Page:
An interesting article suggested that the gap in artistic ability between early modern humans and relative Homo species such as the Neanderthals was due to differences in the way they hunted. The Neanderthals stabbed tamer prey at close range with spears, while early modern humans on open grasslands had to launch their spears at skittish prey. Humans developed better hand-eye coordination as a result, as evidenced in cave drawings. The hypothesis goes
Homo sapiens developed rounder skulls and grew bigger parietal cortexes—the region of the brain that integrates visual imagery and motor coordination—because of an evolutionary arms race with increasingly wary prey.
The more humans hunted animals, the more cautious the animals became around humans, as the animals who ran at first sight of humans lived to leave similarly nervous offspring. This required that humans practiced their aim, developing the parts of their brain that let to finer motor control in the hand and arm. Being better at throwing spears also allowed humans to make artistic renderings of animals on caves because the “visual imagery employed in drawing regulates arm movements in a manner similar to how hunters visualize the arc their spears,” suggesting the two skills developed in tandem.
Furthermore, the cave wall drawings of animals could have been used as teaching tools to prepare for hunts, or even for after action reports, leading to primitive PDCA cycles. Drawing out the targets of the hunt and planning before, relying on the mental imagery and preparation during the hunt, and returning to the cave drawings afterwards would have been a revolutionary step forward in the art of hunting, compared to the stabby Neanderthals who hadn’t developed similar visualization methods.
Widespread literacy is a relatively recent human social innovation. It is likely this has led to changes in how we use and develop our brains, how we shape society and history. Some individuals like to put a poster of a sports car, a beach vacation photo, or some other object of desire on their wall as motivation, reminder and prompt to continue planning their hunt. Social exchange by our species via image and video-based media has spread explosively over the past decade. The electronic cave wall spans the world and is viewed by millions of people. This sharing of images and communicating visually has in common with the cave wall-based media a desire for safety in group cohesion and success in the hunt. No doubt this is leaving some epigenetic mark on our descendants.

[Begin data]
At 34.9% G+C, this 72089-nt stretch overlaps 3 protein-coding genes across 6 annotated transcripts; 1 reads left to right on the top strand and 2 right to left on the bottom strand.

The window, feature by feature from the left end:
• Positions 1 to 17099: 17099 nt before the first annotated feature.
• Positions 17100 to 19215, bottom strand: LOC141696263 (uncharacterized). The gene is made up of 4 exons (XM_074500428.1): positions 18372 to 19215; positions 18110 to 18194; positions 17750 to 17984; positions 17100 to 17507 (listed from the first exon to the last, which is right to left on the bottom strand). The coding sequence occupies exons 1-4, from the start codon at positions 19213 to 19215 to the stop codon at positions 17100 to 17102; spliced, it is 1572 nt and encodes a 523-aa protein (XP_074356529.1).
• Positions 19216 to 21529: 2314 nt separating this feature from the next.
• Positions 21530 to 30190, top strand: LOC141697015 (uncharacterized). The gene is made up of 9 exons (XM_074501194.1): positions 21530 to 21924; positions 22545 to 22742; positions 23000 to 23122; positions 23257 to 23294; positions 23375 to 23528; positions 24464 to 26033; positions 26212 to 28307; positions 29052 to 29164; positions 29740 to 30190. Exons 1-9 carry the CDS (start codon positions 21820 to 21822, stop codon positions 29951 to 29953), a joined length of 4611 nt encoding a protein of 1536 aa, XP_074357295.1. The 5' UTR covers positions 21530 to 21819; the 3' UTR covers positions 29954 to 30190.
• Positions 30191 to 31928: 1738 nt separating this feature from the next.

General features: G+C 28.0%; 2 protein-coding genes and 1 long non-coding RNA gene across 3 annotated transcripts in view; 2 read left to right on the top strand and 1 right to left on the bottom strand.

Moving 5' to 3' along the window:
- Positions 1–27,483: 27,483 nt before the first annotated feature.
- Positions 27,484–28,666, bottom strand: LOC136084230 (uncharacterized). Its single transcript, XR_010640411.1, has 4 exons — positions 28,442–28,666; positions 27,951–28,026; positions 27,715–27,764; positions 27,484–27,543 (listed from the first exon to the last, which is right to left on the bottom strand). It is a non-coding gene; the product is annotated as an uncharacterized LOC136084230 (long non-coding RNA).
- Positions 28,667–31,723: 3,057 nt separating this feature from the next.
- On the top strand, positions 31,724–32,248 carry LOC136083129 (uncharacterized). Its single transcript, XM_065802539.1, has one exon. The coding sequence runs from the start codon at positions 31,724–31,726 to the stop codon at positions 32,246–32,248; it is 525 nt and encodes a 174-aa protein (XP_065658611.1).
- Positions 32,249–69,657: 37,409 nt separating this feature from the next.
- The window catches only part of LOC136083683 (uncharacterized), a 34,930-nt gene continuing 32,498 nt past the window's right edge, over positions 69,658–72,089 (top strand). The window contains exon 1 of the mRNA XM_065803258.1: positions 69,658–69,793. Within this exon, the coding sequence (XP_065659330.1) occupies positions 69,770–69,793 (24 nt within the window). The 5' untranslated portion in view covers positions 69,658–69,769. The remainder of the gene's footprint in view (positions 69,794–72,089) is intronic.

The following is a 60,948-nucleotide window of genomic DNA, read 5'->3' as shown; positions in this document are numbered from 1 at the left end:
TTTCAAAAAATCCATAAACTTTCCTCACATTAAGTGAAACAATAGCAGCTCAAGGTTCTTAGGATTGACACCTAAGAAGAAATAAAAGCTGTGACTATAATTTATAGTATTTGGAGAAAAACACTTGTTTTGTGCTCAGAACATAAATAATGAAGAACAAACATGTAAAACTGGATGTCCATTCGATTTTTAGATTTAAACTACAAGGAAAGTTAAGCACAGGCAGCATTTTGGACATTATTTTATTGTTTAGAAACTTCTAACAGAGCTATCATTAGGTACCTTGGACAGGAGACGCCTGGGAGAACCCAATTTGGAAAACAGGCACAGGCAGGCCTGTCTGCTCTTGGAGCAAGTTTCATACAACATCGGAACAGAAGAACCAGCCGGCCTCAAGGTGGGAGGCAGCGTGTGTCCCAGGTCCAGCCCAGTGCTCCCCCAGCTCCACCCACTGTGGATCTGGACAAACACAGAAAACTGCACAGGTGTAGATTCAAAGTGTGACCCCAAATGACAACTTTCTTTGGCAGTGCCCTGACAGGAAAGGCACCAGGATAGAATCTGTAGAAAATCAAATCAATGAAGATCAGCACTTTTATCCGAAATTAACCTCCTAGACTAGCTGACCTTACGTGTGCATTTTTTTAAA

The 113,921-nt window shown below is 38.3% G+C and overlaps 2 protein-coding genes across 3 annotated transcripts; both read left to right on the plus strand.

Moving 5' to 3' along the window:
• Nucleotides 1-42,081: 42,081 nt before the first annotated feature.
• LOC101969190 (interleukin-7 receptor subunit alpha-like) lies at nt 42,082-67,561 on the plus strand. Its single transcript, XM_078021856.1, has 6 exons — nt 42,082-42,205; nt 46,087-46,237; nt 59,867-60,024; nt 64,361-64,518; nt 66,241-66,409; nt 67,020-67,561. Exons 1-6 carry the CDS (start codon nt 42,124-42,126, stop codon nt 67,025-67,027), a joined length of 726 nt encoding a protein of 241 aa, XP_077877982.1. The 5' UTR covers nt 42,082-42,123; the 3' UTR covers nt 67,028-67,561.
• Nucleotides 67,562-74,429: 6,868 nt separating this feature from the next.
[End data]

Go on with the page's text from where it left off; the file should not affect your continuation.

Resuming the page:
How might visual communication within the business world be influencing the development of our species? For example, rational, evidence-based, cause-and-effect thinking has not been widespread across history. Even today many of us rely on received beliefs, biases, magical thinking, and other mental shortcuts. The use of cause-and-effect diagrams is a recent addition worthy of note. Popularized by Ishikawa in the mid-20th century, sometimes called the fishbone diagram, it is an intuitive method for diagramming how a problem happened. One draws branches outward from the problem, grouping potential sources of variation such as methods, material, people, equipment, measurement, and environmental factors. It is useful in problem solving, or flipped 90 degrees as a tree diagram, similar visualization also serves as a business planning tool. The value stream map is another method to visualize the cause and effect between informational instruction and material movement across time and distance. The whiteboard A3 report, while relying too often on words rather than charts and drawings, is yet another business example of drawing on the cave wall in support of the hunt.
Perhaps after a few hundred years of selection in favor of humans who can grasp, communicate, form group cohesion and solve problems visually, we will see the rise of a new subspecies, Homo sapiens visualis.